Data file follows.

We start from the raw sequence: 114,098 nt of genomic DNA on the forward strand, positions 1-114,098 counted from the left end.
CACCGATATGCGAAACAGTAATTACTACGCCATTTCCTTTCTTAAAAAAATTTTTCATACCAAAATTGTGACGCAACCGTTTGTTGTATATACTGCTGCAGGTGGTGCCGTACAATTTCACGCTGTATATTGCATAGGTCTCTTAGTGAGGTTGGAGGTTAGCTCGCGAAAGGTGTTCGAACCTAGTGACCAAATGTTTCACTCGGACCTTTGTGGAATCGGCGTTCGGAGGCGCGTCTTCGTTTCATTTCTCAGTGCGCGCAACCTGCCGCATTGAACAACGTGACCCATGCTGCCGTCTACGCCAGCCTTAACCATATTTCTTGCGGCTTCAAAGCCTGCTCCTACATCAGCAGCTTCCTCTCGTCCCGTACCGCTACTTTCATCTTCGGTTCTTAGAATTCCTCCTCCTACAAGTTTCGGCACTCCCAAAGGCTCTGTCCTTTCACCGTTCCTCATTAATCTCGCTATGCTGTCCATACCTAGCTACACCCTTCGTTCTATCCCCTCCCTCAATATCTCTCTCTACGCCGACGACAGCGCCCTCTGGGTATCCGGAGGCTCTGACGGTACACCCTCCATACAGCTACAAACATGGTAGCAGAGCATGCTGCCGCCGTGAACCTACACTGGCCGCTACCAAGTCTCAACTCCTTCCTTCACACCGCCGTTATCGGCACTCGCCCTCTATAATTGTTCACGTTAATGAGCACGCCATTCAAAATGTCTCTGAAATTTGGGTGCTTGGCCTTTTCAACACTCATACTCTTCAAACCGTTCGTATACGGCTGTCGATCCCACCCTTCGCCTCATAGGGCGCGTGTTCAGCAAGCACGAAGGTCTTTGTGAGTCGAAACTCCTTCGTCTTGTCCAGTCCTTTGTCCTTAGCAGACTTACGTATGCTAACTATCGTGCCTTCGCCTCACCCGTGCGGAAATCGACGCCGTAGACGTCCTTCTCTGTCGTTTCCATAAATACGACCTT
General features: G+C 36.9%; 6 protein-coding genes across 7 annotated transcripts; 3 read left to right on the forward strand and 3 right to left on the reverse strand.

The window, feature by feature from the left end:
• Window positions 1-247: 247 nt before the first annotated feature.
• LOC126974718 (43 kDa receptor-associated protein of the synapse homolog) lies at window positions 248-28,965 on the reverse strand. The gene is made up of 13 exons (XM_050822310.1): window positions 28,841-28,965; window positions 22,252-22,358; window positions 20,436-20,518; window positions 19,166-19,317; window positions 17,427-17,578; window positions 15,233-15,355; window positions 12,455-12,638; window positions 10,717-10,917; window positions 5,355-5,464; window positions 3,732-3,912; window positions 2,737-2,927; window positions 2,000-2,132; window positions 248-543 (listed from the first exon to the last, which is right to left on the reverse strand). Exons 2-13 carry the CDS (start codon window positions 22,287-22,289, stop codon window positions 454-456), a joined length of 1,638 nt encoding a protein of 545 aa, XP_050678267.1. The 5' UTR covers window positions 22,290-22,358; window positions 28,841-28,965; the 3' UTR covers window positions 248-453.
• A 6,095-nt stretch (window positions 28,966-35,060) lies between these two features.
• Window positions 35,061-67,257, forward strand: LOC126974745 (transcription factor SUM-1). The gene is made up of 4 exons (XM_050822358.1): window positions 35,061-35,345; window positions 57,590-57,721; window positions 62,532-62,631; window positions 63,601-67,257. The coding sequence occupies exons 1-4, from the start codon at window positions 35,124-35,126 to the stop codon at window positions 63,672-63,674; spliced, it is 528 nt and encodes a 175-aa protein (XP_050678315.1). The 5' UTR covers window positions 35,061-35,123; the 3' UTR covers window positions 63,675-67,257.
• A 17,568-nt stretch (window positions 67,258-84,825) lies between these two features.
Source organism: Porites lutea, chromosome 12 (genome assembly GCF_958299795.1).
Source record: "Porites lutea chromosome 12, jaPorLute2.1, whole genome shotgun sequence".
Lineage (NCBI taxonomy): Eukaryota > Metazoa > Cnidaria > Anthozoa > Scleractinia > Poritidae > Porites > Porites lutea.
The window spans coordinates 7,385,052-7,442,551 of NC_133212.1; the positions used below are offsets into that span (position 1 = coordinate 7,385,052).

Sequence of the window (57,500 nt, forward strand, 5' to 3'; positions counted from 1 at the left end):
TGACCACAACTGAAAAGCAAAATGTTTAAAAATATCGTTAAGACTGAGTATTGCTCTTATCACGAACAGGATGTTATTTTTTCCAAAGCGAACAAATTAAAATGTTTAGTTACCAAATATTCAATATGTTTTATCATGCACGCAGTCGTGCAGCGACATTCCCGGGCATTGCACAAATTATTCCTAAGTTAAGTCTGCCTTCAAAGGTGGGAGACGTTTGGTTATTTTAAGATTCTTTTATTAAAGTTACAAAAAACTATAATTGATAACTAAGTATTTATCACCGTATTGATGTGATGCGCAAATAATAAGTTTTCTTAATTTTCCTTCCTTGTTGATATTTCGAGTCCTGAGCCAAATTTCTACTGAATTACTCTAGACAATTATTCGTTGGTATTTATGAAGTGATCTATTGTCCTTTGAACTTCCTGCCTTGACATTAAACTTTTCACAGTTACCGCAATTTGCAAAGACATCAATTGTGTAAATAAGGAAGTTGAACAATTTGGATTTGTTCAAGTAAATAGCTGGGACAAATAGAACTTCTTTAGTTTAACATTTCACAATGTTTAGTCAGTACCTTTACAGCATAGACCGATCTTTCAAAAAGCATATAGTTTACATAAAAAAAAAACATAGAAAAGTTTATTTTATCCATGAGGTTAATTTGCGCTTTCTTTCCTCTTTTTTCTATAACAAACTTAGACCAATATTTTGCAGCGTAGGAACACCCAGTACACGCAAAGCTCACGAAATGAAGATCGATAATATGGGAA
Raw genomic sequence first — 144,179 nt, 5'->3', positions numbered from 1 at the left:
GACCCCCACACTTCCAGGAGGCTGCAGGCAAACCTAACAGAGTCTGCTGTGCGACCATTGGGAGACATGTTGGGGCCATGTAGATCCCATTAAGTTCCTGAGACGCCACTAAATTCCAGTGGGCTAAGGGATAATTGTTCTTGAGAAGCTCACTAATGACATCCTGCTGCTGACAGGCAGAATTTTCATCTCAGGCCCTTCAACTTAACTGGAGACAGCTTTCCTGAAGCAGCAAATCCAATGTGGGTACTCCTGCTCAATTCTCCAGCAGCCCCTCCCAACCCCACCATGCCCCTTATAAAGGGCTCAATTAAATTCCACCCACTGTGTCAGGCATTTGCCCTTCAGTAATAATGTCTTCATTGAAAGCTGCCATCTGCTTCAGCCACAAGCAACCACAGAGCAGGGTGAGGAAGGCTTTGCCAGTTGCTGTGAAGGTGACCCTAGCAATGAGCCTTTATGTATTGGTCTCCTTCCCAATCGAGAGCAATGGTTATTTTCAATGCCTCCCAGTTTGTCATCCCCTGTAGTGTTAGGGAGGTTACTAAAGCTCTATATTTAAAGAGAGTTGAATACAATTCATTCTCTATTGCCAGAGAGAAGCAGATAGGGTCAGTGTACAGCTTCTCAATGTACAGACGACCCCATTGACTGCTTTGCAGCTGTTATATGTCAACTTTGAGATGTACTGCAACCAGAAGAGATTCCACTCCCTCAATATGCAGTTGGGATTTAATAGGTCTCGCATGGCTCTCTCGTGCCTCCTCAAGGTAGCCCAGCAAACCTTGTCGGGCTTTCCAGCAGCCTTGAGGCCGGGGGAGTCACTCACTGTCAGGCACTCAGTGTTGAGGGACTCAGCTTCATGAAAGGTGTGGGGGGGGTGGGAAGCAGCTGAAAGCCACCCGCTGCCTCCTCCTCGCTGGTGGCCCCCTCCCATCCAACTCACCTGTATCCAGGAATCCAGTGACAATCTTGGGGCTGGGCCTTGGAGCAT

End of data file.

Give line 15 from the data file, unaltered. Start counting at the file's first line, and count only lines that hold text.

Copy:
TGACCACAACTGAAAAGCAAAATGTTTAAAAATATCGTTAAGACTGAGTATTGCTCTTATCACGAACAGGATGTTATTTTTTCCAAAGCGAACAAATTAAAATGTTTAGTTACCAAATATTCAATATGTTTTATCATGCACGCAGTCGTGCAGCGACATTCCCGGGCATTGCACAAATTATTCCTAAGTTAAGTCTGCCTTCAAAGGTGGGAGACGTTTGGTTATTTTAAGATTCTTTTATTAAAGTTACAAAAAACTATAATTGATAACTAAGTATTTATCACCGTATTGATGTGATGCGCAAATAATAAGTTTTCTTAATTTTCCTTCCTTGTTGATATTTCGAGTCCTGAGCCAAATTTCTACTGAATTACTCTAGACAATTATTCGTTGGTATTTATGAAGTGATCTATTGTCCTTTGAACTTCCTGCCTTGACATTAAACTTTTCACAGTTACCGCAATTTGCAAAGACATCAATTGTGTAAATAAGGAAGTTGAACAATTTGGATTTGTTCAAGTAAATAGCTGGGACAAATAGAACTTCTTTAGTTTAACATTTCACAATGTTTAGTCAGTACCTTTACAGCATAGACCGATCTTTCAAAAAGCATATAGTTTACATAAAAAAAAAACATAGAAAAGTTTATTTTATCCATGAGGTTAATTTGCGCTTTCTTTCCTCTTTTTTCTATAACAAACTTAGACCAATATTTTGCAGCGTAGGAACACCCAGTACACGCAAAGCTCACGAAATGAAGATCGATAATATGGGAA